There were 7,947 households out of which 43.7% had children under the age of 18 living with them, 30.1% were married couples living together, 16.5% had a female householder with children & no husband present, and 28.7% were non-families. 24.1% of all households were made up of individuals and 26.2% had someone who was 65 years of age or older.
The population was spread out with 68.5% over the age of 18 and 10.4% who were 65 years of age or older. The median age was 30.8 years. The gender ratio was 48.7% male & 51.3% female. Among 7,947 occupied households, 50.1% were owner-occupied & 49.9% were renter-occupied.
As of the census of 2000, there were 30,000 people, 8,990 households, and 6,760 families residing in the city. The population density was 4,842.2 people per square mile (1,868.2/km²). There were 10,158 housing units at an average density of 1,639.6 per square mile (632.6/km²). The racial makeup of the city was 79.57% African American, 10.02% White, 0.26% Native American, 0.38% Asian, 0.05% Pacific Islander, 7.94% from other races, and 1.78% from two or more races. Hispanic or Latino of any race were 12.78% of the population.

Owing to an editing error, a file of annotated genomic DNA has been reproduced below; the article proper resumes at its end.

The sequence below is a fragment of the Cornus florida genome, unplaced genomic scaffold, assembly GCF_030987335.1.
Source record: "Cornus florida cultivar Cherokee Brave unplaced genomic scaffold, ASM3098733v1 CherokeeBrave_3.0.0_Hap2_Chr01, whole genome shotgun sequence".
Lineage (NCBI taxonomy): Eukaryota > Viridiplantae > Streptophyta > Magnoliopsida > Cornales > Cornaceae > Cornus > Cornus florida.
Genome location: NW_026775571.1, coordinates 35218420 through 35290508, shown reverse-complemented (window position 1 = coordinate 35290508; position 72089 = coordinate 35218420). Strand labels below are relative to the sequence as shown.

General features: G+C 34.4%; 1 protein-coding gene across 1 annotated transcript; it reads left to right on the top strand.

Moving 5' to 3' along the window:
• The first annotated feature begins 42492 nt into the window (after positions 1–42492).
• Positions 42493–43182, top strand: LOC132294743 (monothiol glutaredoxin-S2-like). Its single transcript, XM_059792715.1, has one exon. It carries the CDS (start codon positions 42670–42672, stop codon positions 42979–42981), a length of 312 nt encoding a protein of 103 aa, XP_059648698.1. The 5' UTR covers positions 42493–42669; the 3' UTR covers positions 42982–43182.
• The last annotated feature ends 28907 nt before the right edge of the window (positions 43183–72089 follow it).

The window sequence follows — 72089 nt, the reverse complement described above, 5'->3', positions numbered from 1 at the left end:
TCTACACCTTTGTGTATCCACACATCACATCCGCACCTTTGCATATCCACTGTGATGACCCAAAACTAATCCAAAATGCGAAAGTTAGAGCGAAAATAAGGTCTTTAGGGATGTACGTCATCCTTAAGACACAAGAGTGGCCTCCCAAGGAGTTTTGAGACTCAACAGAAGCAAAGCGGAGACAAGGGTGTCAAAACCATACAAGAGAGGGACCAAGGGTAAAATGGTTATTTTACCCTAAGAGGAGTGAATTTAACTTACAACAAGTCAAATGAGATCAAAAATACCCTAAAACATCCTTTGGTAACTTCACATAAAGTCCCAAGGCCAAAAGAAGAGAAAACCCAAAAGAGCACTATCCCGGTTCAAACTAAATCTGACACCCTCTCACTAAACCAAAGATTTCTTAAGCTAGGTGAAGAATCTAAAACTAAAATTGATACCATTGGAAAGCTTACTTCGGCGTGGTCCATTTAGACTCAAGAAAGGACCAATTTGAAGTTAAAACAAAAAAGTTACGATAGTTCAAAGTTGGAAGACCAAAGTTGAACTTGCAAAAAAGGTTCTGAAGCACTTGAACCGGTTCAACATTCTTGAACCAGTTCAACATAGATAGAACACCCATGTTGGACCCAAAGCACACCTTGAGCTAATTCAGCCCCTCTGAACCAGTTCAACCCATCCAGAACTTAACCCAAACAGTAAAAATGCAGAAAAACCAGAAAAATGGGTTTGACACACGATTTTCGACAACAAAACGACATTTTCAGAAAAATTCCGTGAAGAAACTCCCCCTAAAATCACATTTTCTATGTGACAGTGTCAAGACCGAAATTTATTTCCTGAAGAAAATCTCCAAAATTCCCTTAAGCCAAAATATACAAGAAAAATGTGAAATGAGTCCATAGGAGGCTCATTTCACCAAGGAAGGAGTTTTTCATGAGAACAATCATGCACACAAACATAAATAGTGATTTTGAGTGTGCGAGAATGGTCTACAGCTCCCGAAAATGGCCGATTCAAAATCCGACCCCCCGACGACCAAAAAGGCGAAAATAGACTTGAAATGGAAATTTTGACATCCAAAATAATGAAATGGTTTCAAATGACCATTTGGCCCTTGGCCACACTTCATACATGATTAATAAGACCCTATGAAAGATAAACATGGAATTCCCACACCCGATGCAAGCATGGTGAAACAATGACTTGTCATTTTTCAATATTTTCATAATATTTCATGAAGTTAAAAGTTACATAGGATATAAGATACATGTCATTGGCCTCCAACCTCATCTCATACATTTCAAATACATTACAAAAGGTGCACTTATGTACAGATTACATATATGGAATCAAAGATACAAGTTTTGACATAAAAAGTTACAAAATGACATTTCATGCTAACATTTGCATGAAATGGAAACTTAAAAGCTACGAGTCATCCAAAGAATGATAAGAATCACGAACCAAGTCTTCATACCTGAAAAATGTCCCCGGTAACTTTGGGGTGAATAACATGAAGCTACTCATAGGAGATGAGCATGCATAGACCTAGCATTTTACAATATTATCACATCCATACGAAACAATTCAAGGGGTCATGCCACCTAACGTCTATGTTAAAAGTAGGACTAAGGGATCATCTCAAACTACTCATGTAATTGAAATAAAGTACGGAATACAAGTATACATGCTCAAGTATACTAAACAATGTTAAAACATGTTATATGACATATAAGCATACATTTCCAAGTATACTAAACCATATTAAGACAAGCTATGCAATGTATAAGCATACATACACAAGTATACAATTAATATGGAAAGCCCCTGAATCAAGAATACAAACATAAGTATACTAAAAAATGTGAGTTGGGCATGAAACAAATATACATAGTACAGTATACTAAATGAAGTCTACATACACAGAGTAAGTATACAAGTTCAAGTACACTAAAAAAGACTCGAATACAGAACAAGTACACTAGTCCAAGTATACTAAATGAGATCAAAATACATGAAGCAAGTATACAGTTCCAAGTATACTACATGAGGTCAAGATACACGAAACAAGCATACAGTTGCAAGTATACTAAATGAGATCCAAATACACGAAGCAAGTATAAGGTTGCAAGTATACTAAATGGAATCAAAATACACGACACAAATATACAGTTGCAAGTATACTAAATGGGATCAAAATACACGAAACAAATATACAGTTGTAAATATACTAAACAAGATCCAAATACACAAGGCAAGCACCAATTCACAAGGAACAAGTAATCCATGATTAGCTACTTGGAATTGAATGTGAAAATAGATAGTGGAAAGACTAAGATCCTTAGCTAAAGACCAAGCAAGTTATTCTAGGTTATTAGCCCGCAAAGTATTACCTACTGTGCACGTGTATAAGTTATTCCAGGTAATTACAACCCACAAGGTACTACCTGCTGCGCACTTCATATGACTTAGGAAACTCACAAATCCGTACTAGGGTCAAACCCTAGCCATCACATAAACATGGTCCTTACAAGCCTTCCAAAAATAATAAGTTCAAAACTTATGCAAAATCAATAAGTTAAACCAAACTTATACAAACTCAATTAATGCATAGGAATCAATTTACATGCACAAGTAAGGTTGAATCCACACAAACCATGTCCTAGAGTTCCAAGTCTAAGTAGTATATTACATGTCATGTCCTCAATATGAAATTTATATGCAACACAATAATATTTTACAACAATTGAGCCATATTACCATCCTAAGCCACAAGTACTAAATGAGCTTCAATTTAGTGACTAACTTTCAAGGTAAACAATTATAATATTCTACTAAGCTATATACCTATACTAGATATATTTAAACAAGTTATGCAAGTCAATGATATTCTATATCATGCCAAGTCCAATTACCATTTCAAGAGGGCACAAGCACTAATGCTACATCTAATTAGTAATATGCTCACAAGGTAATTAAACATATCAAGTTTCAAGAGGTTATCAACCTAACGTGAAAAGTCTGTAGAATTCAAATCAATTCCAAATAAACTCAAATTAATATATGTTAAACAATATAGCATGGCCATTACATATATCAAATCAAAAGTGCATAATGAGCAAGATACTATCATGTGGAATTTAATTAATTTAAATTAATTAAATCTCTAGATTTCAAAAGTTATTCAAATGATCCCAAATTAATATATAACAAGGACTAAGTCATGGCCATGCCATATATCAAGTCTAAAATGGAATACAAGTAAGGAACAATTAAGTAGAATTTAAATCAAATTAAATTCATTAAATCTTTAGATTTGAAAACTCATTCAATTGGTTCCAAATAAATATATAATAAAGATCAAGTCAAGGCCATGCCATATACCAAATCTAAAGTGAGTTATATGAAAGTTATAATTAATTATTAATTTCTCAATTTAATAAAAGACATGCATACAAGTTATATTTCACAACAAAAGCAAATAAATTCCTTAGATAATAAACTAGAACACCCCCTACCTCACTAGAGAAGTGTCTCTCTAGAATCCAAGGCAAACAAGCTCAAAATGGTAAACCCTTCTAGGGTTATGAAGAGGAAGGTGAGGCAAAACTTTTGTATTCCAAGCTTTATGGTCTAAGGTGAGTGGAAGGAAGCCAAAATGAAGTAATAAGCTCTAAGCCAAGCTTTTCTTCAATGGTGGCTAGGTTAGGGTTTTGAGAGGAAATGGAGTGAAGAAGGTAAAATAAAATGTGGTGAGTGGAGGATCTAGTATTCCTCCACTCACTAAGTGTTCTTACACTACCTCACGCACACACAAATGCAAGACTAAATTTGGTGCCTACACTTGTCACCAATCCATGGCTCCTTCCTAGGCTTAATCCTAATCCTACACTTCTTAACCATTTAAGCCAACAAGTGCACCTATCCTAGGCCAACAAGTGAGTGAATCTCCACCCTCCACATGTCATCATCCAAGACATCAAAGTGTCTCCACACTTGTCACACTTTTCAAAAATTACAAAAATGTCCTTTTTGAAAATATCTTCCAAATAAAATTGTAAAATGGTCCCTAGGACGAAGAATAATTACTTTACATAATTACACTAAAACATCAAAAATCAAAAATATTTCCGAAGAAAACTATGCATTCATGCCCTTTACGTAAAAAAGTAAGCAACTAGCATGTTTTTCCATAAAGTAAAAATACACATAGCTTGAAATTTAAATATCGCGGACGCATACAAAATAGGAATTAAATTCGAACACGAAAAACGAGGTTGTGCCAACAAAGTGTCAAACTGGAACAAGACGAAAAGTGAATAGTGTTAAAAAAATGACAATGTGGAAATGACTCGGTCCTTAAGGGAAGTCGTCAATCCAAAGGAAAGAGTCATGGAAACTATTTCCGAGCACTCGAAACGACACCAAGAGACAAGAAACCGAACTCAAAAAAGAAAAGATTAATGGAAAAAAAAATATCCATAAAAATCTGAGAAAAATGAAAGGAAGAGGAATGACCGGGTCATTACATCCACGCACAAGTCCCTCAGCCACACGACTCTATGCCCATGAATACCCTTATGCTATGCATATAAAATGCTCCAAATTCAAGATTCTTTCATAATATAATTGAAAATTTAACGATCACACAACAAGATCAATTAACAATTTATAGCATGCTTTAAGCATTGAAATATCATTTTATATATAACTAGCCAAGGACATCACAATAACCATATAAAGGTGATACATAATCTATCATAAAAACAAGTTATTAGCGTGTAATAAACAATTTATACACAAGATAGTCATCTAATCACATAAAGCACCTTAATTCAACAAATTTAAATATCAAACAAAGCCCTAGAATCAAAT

There were 8,990 households out of which 39.1% had children under the age of 18 living with them, 36.4% were married couples living together, 31.8% had a female householder with no husband present, and 24.8% were non-families. 20.7% of all households were made up of individuals and 7.1% had someone living alone who was 65 years of age or older. The average household size was 3.30 and the average family size was 3.80.
In the city the population was spread out with 35.1% under the age of 18, 10.8% from 18 to 24, 26.7% from 25 to 44, 18.8% from 45 to 64, and 8.6% who were 65 years of age or older. The median age was 28 years. For every 100 females there were 92.2 males. For every 100 females age 18 and over, there were 86.0 males.